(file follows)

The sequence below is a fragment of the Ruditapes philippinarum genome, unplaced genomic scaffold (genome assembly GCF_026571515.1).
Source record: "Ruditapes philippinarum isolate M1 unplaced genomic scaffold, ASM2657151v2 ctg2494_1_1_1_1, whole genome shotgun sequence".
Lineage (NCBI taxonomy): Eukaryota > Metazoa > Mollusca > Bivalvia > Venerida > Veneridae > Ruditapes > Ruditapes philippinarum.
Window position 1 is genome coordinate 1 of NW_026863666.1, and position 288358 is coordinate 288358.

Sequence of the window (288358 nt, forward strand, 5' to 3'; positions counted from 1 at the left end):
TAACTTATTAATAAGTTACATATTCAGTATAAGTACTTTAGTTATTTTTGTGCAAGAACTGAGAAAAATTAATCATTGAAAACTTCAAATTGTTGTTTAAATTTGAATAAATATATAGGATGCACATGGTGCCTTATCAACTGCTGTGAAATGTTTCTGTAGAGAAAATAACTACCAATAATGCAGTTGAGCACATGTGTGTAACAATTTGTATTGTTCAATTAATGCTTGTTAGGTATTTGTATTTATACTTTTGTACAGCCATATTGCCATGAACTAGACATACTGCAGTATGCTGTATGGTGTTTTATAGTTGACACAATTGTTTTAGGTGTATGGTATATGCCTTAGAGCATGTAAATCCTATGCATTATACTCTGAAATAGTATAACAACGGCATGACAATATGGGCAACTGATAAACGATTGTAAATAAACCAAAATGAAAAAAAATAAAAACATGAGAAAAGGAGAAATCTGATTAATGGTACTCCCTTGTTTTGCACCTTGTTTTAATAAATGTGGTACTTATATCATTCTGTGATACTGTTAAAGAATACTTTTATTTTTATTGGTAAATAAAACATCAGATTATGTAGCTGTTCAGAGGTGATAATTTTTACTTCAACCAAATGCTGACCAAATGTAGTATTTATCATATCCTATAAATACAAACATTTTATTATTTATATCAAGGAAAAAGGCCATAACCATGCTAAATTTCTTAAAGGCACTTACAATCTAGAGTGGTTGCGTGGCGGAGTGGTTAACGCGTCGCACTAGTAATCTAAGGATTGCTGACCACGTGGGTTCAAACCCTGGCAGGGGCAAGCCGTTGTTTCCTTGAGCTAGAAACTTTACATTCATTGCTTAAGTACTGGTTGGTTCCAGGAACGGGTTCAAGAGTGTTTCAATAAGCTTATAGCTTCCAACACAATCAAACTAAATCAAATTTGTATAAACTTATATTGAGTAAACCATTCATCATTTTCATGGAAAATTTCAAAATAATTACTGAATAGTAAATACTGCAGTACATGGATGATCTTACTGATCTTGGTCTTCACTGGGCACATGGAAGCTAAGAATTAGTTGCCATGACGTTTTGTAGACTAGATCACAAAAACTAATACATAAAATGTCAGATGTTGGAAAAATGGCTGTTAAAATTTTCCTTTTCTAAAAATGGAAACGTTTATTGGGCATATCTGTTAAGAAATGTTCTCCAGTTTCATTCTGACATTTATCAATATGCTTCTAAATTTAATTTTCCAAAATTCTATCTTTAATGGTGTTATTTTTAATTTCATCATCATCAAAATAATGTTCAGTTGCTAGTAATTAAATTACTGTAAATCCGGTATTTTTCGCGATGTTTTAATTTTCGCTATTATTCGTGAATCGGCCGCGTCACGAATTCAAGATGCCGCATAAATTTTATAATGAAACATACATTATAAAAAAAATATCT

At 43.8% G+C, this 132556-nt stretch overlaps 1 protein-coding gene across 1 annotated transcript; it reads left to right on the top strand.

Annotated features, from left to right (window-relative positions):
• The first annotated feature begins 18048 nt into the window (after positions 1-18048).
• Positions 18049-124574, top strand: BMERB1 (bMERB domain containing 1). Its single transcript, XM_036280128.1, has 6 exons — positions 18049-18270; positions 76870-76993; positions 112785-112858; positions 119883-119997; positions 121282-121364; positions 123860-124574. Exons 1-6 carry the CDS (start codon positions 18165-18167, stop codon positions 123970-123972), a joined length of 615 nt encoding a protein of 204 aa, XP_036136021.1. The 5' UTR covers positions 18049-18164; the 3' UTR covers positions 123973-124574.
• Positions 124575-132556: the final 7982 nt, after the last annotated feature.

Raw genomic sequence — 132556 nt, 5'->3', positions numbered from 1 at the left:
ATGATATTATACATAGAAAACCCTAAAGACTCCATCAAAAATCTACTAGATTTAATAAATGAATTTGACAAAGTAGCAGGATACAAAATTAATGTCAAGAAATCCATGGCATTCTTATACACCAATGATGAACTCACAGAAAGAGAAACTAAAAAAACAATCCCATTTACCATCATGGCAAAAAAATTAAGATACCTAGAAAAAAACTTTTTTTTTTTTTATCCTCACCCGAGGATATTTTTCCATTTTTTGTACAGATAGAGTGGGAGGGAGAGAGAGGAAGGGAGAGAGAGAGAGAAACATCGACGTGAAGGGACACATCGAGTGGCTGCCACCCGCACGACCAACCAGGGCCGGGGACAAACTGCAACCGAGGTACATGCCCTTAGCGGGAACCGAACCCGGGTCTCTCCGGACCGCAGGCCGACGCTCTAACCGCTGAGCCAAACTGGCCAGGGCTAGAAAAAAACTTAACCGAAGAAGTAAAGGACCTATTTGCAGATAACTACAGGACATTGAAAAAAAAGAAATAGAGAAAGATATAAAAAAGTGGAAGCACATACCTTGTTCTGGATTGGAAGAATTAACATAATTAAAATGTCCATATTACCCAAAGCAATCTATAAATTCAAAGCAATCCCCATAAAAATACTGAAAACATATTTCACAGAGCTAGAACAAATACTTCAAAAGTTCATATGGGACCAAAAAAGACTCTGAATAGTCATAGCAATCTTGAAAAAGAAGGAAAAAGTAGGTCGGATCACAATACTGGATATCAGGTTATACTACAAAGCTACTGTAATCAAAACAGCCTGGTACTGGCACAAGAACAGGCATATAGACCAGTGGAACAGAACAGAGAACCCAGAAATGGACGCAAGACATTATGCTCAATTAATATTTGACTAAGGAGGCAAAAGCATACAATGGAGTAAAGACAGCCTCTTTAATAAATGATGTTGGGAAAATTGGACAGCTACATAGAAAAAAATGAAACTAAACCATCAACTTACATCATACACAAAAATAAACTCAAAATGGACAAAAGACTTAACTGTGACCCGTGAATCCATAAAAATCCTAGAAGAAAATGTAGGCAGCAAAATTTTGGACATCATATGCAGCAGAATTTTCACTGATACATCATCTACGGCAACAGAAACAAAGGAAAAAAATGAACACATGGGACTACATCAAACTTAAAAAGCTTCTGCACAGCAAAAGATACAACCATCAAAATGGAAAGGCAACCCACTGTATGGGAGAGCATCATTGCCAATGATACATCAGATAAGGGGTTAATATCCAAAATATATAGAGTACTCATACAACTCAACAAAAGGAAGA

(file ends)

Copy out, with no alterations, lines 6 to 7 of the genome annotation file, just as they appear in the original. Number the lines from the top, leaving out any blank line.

TAACTTATTAATAAGTTACATATTCAGTATAAGTACTTTAGTTATTTTTGTGCAAGAACTGAGAAAAATTAATCATTGAAAACTTCAAATTGTTGTTTAAATTTGAATAAATATATAGGATGCACATGGTGCCTTATCAACTGCTGTGAAATGTTTCTGTAGAGAAAATAACTACCAATAATGCAGTTGAGCACATGTGTGTAACAATTTGTATTGTTCAATTAATGCTTGTTAGGTATTTGTATTTATACTTTTGTACAGCCATATTGCCATGAACTAGACATACTGCAGTATGCTGTATGGTGTTTTATAGTTGACACAATTGTTTTAGGTGTATGGTATATGCCTTAGAGCATGTAAATCCTATGCATTATACTCTGAAATAGTATAACAACGGCATGACAATATGGGCAACTGATAAACGATTGTAAATAAACCAAAATGAAAAAAAATAAAAACATGAGAAAAGGAGAAATCTGATTAATGGTACTCCCTTGTTTTGCACCTTGTTTTAATAAATGTGGTACTTATATCATTCTGTGATACTGTTAAAGAATACTTTTATTTTTATTGGTAAATAAAACATCAGATTATGTAGCTGTTCAGAGGTGATAATTTTTACTTCAACCAAATGCTGACCAAATGTAGTATTTATCATATCCTATAAATACAAACATTTTATTATTTATATCAAGGAAAAAGGCCATAACCATGCTAAATTTCTTAAAGGCACTTACAATCTAGAGTGGTTGCGTGGCGGAGTGGTTAACGCGTCGCACTAGTAATCTAAGGATTGCTGACCACGTGGGTTCAAACCCTGGCAGGGGCAAGCCGTTGTTTCCTTGAGCTAGAAACTTTACATTCATTGCTTAAGTACTGGTTGGTTCCAGGAACGGGTTCAAGAGTGTTTCAATAAGCTTATAGCTTCCAACACAATCAAACTAAATCAAATTTGTATAAACTTATATTGAGTAAACCATTCATCATTTTCATGGAAAATTTCAAAATAATTACTGAATAGTAAATACTGCAGTACATGGATGATCTTACTGATCTTGGTCTTCACTGGGCACATGGAAGCTAAGAATTAGTTGCCATGACGTTTTGTAGACTAGATCACAAAAACTAATACATAAAATGTCAGATGTTGGAAAAATGGCTGTTAAAATTTTCCTTTTCTAAAAATGGAAACGTTTATTGGGCATATCTGTTAAGAAATGTTCTCCAGTTTCATTCTGACATTTATCAATATGCTTCTAAATTTAATTTTCCAAAATTCTATCTTTAATGGTGTTATTTTTAATTTCATCATCATCAAAATAATGTTCAGTTGCTAGTAATTAAATTACTGTAAATCCGGTATTTTTCGCGATGTTTTAATTTTCGCTATTATTCGTGAATCGGCCGCGTCACGAATTCAAGATGCCGCATAAATTTTATAATGAAACATACATTATAAAAAAAATATCT

At 43.8% G+C, this 132556-nt stretch overlaps 1 protein-coding gene across 1 annotated transcript; it reads left to right on the top strand.